Hacker penetrates Spankchain smart contract, escapes with booty
A hacker exploited a re-entrancy bug in the Spankchain payment channel contract.
At 6pm PST Saturday, Spankchain was hit with a hack attack. The theft was discovered the next day, at which point Spankchain immediately took its video channel offline.
It soon became apparent that the unknown attacker drained 165.38 ETH (worth about US$38,000) from the Spankchain payment channel smart contract, which also resulted in $4,000 worth of BOOTY tokens becoming immobilised.
And as you may have guessed, or already know, Spankchain is an adults-only blockchain.
Anatomy of a vulnerable contract
The attacker penetrated Spankchain through a so-called "re-entrancy" bug, Spankchain explains. This involves the use of a malicious contract that masquerades as an ERC20 token.
Essentially this exploit involved the creation of a payment channel with this malicious contract. The channel would then repeatedly re-enter a specific command, "LCOpenTimeout". This command was intended to let someone quickly pull out of a payment channel that had not yet been joined by a counterparty, and get a refund of their ETH deposit balance in the process.
However, an oversight in Spankchain's programming meant that the payment channel was only actually closed after the refund token transfer.
So by repeatedly entering the command before the channel closes, the hacker could make the contract emit multiple refunds. Hence the name "re-entrancy bug". Spankchain describes it as an exploit similar to what happened with the DAO attack.
All affected customers will be unaffected shortly. Those who lost funds will be given a full BOOTY and ETH reimbursement. There's no need to do anything, so customers can just sit back and relax while the Spankchain team does its thing.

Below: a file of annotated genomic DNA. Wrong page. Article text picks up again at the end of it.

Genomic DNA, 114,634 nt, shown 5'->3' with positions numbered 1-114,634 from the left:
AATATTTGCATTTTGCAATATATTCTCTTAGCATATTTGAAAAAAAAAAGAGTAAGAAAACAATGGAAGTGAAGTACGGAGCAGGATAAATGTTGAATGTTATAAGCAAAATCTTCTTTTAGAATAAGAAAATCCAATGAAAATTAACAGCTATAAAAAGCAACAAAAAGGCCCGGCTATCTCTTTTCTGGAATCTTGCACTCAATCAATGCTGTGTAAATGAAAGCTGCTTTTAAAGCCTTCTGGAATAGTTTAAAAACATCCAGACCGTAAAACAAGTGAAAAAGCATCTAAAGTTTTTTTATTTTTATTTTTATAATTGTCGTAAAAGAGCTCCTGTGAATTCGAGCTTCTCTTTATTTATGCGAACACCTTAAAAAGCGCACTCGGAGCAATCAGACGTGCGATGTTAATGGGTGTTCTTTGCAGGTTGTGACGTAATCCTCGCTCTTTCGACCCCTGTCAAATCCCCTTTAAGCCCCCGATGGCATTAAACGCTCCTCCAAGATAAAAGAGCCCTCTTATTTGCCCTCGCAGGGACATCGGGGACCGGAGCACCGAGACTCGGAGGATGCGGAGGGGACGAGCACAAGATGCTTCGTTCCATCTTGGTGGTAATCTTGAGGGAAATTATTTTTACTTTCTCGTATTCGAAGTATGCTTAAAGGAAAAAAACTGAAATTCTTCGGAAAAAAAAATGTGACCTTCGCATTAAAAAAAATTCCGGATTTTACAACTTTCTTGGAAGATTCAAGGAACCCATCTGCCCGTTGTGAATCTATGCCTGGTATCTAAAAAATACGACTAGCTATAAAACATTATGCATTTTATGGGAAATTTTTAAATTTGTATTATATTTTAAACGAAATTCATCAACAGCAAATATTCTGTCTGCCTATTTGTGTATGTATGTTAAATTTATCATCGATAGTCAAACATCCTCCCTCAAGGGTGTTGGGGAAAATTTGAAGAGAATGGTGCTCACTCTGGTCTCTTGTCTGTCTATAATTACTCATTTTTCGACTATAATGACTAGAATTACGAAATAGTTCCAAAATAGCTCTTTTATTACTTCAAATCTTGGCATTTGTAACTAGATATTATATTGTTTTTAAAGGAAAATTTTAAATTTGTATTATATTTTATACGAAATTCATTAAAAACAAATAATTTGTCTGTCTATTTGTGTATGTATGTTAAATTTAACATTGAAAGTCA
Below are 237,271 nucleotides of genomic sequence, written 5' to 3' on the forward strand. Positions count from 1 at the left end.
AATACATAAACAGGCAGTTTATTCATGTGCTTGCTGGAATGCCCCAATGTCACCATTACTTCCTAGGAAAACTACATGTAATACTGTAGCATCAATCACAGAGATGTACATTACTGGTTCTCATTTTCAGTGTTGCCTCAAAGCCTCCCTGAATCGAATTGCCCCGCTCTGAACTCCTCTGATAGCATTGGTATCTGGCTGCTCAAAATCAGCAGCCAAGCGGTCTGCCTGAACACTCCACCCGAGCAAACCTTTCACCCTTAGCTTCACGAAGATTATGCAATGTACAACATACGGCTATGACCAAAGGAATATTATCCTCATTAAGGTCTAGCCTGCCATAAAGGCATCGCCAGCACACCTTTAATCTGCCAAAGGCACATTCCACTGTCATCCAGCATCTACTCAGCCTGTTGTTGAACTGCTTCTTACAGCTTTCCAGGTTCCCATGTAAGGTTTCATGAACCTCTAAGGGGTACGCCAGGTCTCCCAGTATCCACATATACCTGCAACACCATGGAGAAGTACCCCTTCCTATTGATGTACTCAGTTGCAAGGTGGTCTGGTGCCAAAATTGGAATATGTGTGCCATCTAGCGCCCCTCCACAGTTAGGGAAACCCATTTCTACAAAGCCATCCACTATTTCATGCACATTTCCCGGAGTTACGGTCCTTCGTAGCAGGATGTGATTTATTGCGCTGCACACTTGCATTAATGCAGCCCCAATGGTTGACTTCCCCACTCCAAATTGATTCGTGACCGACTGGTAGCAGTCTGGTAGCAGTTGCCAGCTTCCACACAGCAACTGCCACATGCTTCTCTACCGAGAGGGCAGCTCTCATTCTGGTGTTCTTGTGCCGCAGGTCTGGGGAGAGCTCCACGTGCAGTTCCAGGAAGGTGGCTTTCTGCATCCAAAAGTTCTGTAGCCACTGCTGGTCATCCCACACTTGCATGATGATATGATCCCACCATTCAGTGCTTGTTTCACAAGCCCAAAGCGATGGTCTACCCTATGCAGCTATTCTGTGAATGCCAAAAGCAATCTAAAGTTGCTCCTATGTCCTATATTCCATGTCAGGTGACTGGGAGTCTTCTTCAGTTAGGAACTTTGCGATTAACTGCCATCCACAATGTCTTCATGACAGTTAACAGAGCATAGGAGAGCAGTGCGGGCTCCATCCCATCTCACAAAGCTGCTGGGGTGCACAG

But in the meantime, Spankchain plans to keep its streaming site down for the next two or three days while it updates and redeploys the payment channel, and works on a few other bugs it's discovered.
Getting their money's worth
Spankchain opted not to undergo a security audit for the affected contract.
Ironically, they note, a security audit could well have been more expensive than this hack. The hacker stole/destroyed about $42,000 worth of crypto, but Spankchain was being quoted $30,000 to $50,000 for an audit of its payment channel. So in that respect, the hacker delivered decent value for money.
Although "taking into account both the perception value and opportunity cost of the time spent reacting to the hack, [the audit] would have been worth it," Spankchain concedes.
"This is due to our agile development process, the site being in beta, and how quickly we've been iterating and redeploying the contracts (of which we’re pushing every 2-3 weeks). This identified an issue in our development and deployment process, and we’ll make the appropriate changes to help ensure it doesn't happen again – while still innovating at the pace you all are familiar with," Spankchain explains.
"As we move forward and grow, we will be stepping up our security practices, and making sure to get multiple internal audits for any smart contract code we publish, as well as at least one professional external audit."
It just goes to show that any security hole can represent a potential goal for attackers, and that small oversights can leave a project wide open. And even in the case of relatively small attacks like this, the costs tend to run higher than the cost of just getting that audit in the first place.
Ethereum smart contract bugs are extremely common, to the extent that they're forming a body of research in their own right. In this case, the flawed Spankchain contract can be classified as a "prodigal" contract.
Disclosure: At the time of writing the author holds ETH, IOTA, ICX, VET, XLM, BTC, ADA